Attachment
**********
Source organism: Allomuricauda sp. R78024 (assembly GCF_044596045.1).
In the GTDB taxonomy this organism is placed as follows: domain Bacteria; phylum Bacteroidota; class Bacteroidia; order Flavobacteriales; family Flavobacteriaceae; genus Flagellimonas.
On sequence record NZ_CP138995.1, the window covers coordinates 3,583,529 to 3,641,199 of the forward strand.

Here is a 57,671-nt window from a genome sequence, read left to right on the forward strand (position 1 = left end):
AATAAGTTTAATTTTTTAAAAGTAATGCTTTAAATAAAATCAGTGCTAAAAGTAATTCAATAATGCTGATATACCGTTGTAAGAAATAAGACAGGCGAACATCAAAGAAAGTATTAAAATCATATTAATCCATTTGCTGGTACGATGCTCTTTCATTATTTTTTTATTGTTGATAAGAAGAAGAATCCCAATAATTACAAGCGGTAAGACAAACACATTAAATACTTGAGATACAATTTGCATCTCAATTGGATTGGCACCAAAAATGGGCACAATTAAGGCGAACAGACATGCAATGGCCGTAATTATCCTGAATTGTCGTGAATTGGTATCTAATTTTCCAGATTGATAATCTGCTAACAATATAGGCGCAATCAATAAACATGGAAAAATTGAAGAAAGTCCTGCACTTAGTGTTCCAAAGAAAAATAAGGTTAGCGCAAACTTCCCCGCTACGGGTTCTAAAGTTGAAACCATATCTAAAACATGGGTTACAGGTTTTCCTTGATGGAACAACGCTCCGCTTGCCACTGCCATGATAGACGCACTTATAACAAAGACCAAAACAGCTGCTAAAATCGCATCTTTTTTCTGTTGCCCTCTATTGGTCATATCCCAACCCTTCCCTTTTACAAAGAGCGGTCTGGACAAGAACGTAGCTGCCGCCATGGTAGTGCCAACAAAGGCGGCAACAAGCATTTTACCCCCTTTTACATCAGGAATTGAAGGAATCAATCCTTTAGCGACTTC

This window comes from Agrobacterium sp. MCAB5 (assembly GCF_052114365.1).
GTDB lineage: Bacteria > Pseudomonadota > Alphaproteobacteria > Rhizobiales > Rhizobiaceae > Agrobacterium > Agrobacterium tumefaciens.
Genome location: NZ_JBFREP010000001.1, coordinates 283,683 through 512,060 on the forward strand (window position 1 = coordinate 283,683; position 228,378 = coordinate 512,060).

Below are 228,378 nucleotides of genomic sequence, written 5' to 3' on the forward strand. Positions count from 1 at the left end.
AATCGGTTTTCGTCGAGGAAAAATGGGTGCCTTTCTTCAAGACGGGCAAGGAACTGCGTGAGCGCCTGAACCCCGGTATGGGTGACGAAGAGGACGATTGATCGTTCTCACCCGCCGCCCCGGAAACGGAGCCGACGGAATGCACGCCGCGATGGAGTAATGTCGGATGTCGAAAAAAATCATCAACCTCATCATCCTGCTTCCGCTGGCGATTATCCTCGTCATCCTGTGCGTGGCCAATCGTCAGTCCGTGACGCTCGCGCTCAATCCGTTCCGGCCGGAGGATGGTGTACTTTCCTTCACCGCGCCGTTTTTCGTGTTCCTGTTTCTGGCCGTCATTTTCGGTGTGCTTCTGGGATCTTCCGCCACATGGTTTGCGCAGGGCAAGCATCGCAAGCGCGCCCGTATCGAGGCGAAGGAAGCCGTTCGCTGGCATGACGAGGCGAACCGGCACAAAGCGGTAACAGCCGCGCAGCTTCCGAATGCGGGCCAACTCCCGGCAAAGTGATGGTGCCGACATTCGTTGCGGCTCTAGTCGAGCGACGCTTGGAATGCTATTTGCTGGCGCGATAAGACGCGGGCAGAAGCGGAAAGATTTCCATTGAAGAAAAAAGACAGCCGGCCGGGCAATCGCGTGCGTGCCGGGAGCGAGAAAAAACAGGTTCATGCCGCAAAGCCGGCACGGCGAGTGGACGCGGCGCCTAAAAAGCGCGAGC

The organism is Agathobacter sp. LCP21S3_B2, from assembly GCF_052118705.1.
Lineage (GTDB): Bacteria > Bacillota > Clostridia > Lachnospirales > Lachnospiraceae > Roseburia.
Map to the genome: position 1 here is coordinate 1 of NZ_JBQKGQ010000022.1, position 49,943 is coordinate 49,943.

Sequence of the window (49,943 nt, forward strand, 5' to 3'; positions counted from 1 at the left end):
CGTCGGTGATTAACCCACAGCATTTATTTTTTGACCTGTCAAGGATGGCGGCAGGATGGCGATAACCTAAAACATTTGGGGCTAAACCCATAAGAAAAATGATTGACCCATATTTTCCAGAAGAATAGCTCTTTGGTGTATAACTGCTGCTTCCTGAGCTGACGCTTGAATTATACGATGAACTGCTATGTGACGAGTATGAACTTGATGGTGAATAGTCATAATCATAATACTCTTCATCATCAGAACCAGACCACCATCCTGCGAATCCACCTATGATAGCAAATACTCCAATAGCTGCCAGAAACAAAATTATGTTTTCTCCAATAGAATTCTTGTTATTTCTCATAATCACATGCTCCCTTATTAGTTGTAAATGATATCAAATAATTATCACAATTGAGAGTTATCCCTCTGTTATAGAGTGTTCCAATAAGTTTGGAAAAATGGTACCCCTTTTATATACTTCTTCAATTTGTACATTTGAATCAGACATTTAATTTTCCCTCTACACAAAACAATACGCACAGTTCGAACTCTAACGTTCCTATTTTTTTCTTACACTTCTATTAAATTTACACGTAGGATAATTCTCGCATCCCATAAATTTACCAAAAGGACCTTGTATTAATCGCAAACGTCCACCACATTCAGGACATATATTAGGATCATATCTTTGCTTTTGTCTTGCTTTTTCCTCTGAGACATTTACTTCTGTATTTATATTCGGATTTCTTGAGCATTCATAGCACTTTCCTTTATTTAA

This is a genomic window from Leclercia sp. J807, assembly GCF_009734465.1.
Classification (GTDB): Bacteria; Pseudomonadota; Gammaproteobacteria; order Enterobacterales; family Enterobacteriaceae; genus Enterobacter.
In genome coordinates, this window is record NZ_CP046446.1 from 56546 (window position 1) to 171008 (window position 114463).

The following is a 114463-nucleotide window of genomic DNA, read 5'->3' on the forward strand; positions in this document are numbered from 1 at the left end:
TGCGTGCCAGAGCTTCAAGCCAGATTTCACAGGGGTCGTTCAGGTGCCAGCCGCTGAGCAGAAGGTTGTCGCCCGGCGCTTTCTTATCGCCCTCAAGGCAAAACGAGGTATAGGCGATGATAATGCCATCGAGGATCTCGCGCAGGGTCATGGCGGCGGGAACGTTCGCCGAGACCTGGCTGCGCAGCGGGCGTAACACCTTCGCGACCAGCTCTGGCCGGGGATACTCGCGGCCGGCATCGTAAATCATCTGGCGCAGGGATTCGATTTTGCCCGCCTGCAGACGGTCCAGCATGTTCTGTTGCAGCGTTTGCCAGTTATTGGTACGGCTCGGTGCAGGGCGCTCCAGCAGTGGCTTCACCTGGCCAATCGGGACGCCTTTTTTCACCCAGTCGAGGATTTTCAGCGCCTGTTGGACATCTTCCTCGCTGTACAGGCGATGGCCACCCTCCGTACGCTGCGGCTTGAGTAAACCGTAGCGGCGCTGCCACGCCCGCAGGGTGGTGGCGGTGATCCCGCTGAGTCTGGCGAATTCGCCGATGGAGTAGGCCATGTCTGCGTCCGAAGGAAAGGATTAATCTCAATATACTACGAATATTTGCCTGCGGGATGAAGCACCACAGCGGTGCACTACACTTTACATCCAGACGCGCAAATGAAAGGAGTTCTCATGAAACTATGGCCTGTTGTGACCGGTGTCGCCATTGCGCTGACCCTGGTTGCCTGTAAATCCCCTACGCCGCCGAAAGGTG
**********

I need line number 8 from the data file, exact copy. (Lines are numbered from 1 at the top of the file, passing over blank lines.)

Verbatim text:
Genome location: NZ_JBFREP010000001.1, coordinates 283,683 through 512,060 on the forward strand (window position 1 = coordinate 283,683; position 228,378 = coordinate 512,060).